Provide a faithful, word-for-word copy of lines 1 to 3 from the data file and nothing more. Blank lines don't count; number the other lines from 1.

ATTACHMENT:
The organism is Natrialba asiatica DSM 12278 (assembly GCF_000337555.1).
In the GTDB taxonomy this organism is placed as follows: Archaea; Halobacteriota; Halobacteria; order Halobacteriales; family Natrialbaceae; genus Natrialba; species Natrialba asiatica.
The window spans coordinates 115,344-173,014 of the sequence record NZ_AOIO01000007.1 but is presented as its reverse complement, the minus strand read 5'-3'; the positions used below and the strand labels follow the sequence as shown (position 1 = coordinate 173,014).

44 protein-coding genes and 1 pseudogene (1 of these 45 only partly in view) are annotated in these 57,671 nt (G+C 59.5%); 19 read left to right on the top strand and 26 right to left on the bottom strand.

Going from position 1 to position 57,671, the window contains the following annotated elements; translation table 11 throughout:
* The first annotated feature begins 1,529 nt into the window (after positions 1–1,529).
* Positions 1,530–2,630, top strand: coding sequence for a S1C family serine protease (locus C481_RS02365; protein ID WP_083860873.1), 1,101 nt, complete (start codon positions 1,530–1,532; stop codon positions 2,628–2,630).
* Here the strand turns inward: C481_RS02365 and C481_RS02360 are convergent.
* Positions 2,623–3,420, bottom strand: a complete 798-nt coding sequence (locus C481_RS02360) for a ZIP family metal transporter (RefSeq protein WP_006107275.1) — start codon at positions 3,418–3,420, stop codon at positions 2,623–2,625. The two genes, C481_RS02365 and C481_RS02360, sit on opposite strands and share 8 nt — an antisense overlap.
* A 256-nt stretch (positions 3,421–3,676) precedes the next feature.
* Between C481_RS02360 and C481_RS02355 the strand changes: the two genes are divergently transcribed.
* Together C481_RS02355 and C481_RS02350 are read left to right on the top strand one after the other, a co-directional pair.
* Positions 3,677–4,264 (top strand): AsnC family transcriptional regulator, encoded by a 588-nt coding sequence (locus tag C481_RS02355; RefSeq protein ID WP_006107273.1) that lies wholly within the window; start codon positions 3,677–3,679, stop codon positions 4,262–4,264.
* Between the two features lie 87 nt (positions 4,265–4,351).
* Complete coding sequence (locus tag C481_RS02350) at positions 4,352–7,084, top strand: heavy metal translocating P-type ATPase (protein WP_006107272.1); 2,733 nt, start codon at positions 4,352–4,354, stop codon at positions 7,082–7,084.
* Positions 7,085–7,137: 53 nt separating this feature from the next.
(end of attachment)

The organism is Natrialba asiatica DSM 12278 (assembly GCF_000337555.1).
In the GTDB taxonomy this organism is placed as follows: Archaea; Halobacteriota; Halobacteria; order Halobacteriales; family Natrialbaceae; genus Natrialba; species Natrialba asiatica.
The window spans coordinates 115,344-173,014 of the sequence record NZ_AOIO01000007.1 but is presented as its reverse complement, the minus strand read 5'-3'; the positions used below and the strand labels follow the sequence as shown (position 1 = coordinate 173,014).